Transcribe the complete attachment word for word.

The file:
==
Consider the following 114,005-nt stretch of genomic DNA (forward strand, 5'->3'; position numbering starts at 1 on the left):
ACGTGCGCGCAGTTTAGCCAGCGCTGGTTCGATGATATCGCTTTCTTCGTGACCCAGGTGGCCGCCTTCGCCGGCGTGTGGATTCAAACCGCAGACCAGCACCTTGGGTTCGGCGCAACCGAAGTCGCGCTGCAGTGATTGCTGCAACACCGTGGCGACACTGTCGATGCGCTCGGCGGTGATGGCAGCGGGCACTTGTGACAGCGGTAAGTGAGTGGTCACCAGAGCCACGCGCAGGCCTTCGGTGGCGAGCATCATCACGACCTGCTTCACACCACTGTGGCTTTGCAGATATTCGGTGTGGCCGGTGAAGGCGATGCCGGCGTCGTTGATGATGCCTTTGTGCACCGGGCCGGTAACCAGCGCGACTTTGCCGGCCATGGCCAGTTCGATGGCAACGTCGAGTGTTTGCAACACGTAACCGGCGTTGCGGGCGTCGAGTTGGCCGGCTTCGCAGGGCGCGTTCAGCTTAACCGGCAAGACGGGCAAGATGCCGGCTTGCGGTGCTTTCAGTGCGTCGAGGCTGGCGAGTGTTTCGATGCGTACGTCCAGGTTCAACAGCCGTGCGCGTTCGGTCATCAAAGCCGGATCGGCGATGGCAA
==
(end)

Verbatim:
Consider the following 114,005-nt stretch of genomic DNA (forward strand, 5'->3'; position numbering starts at 1 on the left):
ACGTGCGCGCAGTTTAGCCAGCGCTGGTTCGATGATATCGCTTTCTTCGTGACCCAGGTGGCCGCCTTCGCCGGCGTGTGGATTCAAACCGCAGACCAGCACCTTGGGTTCGGCGCAACCGAAGTCGCGCTGCAGTGATTGCTGCAACACCGTGGCGACACTGTCGATGCGCTCGGCGGTGATGGCAGCGGGCACTTGTGACAGCGGTAAGTGAGTGGTCACCAGAGCCACGCGCAGGCCTTCGGTGGCGAGCATCATCACGACCTGCTTCACACCACTGTGGCTTTGCAGATATTCGGTGTGGCCGGTGAAGGCGATGCCGGCGTCGTTGATGATGCCTTTGTGCACCGGGCCGGTAACCAGCGCGACTTTGCCGGCCATGGCCAGTTCGATGGCAACGTCGAGTGTTTGCAACACGTAACCGGCGTTGCGGGCGTCGAGTTGGCCGGCTTCGCAGGGCGCGTTCAGCTTAACCGGCAAGACGGGCAAGATGCCGGCTTGCGGTGCTTTCAGTGCGTCGAGGCTGGCGAGTGTTTCGATGCGTACGTCCAGGTTCAACAGCCGTGCGCGTTCGGTCATCAAAGCCGGATCGGCGATGGCAA